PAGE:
“do you favor or oppose allowing gay and lesbian couples to be legally married?”
5% I don’t know
Various demographics supported marriage equality:
This polling suggests a 6% increase in support within the past year, which is quite significant. The survey does not report what contributed to this change in thinking and it is difficult to identify what may have happened since last March that could have led to the change.
However, if I were to guess, I think it is possible that there were two counter-acting public responses to the anti-8 rallies, marches, and protests. It may be that these public demonstrations caused some voters to realize for the first time that the gay community was upset and angry about being denied equality and caused them to consider that anti-gay votes are discriminatory. There may also have been some backlash from some voters who felt that the gay community was behaving lawlessly.
Over the past year the public image of angry marches may have diminished and those upset by it may have become calmer, while the concept of inequality and unfairness raised by the marches may have germinated and resulted in increased support, yielding a net increase. This is, of course, only speculation.
Additionally, the PPIC confirmed that Californians strongly favor allowing gay men and women to serve openly in the military. A total of 75% (and a majority in every demographic) agreed.
New military survey on DADT
March 17th, 2010
In February, Lake Research Partners and American Viewpoint, on behalf of Vet Voice Foundation, conducted a telephone survey of Iraq and Afghanistan veterans about Don’t Ask, Don’t Tell.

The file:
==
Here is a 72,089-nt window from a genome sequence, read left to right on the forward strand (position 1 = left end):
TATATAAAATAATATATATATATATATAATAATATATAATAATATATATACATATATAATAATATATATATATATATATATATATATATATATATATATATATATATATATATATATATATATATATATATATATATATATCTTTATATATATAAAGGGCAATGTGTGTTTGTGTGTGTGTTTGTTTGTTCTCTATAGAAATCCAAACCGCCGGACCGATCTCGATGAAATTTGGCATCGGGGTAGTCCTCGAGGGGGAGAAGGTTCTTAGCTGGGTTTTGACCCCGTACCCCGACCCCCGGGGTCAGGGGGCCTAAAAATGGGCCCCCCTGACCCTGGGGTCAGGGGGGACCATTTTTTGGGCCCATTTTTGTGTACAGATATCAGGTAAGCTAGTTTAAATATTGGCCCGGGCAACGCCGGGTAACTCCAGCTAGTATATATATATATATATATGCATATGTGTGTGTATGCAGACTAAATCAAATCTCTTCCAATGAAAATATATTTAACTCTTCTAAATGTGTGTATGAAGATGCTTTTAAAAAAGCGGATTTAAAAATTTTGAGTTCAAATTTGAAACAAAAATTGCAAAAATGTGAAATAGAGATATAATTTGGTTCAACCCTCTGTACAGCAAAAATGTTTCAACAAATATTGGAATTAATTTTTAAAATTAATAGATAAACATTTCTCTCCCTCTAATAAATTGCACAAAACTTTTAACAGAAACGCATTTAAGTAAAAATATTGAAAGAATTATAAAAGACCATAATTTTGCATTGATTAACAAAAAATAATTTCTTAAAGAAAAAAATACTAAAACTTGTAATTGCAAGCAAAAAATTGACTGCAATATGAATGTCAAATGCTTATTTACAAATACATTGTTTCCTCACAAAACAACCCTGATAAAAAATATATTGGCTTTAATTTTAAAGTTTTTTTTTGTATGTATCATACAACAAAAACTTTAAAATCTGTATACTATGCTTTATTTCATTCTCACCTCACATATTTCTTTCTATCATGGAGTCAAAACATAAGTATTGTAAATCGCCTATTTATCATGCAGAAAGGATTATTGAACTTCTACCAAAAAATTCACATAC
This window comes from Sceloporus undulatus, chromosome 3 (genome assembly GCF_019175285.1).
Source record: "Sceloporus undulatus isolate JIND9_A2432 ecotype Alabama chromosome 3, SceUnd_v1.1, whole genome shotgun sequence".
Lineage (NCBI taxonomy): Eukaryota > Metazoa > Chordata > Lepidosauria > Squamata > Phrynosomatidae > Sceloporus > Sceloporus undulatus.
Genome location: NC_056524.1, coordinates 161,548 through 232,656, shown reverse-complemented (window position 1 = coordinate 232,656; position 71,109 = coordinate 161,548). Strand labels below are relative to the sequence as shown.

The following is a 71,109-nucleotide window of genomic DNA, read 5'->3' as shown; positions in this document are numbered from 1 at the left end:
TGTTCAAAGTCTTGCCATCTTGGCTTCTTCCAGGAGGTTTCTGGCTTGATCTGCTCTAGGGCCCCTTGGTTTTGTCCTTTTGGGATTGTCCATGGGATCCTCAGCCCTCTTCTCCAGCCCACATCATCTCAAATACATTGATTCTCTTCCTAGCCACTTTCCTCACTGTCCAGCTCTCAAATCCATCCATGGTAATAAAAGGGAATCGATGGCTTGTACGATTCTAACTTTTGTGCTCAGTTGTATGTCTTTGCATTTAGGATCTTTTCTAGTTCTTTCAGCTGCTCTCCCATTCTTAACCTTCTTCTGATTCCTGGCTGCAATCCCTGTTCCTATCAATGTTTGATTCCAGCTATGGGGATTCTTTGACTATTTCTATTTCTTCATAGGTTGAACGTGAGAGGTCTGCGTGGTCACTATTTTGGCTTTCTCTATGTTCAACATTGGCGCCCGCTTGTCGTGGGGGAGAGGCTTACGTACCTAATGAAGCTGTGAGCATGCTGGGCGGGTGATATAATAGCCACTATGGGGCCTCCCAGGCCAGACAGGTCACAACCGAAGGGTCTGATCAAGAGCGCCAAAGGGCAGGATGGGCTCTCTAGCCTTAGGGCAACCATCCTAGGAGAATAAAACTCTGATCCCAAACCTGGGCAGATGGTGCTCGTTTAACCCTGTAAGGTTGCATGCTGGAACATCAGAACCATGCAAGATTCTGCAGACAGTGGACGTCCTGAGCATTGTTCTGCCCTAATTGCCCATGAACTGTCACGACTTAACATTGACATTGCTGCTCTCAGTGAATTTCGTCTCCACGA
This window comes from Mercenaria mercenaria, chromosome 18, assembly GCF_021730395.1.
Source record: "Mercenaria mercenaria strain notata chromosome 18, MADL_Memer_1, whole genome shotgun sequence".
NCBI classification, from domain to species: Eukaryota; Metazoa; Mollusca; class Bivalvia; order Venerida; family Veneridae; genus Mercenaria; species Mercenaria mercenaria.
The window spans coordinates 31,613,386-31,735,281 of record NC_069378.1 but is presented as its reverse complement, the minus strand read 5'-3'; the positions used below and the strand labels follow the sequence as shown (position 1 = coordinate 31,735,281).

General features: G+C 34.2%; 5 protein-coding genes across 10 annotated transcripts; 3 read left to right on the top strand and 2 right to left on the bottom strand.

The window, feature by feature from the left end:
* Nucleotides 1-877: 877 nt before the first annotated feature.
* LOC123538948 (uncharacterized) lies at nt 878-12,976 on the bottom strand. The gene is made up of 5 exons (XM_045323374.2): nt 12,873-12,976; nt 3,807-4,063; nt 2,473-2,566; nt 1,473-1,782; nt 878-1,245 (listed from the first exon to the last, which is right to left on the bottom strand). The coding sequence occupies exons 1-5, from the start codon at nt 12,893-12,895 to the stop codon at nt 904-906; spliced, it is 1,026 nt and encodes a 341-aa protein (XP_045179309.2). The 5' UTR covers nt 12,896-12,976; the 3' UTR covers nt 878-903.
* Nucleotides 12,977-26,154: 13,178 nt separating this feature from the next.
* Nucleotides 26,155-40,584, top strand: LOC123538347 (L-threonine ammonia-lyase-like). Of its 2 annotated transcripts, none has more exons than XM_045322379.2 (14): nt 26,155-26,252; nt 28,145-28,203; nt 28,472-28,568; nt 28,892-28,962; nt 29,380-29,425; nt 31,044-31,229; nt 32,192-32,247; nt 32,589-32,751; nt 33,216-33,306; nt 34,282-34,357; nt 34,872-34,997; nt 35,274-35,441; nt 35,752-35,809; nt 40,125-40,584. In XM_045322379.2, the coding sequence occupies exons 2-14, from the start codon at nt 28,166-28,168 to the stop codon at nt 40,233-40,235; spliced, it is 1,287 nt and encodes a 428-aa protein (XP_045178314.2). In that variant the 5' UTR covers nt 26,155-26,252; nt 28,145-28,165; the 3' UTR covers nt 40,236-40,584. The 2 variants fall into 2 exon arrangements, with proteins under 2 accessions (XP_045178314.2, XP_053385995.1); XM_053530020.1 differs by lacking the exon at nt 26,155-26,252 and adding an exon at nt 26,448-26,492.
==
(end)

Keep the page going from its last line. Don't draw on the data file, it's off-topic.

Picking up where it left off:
The methodology appears to be fairly decent, though the margin of error is a bit large.
Lake Research Partners and American Viewpoint designed and administered this survey, which was conducted by phone using professional interviewers. The survey reached a total of 510 veterans of Operation Iraqi Freedom (Iraq) and/or Operation Enduring Freedom (Afghanistan). The survey was conducted February 8-23, 2010. Telephone numbers for the sample were generated randomly from a military sample and a radius sample drawn from military bases in the United States. The margin of error for the total sample is +/- 4.4 percentage points.
But I do have some concerns about the demographic breakdown. As best I can tell, it does not appear to be representative of the military as a whole. It appears to over-represent white, male, and more highly educated personnel than what I’ve been able to identify as reflective of those serving. Nevertheless, it adds to the conversation.
This sample was:
45% Republican (or leaning) v. 20% Democrat (or leaning)
19% High school education, with 44% college graduate or post graduate
36% evangelical Christian
69% white, 16% black
58% think there were gay people in their most recent unit
Of this sample,
- 60% agree and 29% disagree with “Being gay or lesbian has little bearing on a service member’s ability to perform their duties.” This may be skewed by two lead up questions asking about race and gender having bearing.
- 73% are comfortable (37% very) and 23% are uncomfortable (7% very) “in the presence of gays and lesbians?”
- 34% favor (24% very); 36% oppose (29% very); and 30% aren’t sure about “allowing openly gay men and lesbian women to serve in the military”
- When asked to “describe your personal opinion if gay and lesbian people were allowed to serve openly in the military”, 73% said it would be acceptable (though 31% wouldn’t like it) and 25% said it would be unacceptable.
They also measured by age and found that “younger veterans lean toward favoring allowing gay men and lesbian women to serve openly while older veterans lean toward opposing the change, but there is little intensity in either direction.”
While I am not sure that this accurately reflects the views of our military, it does add to the growing recognition that soldiers care a lot less about the sexual orientation of their fellows than do Senators or Pentagon officials.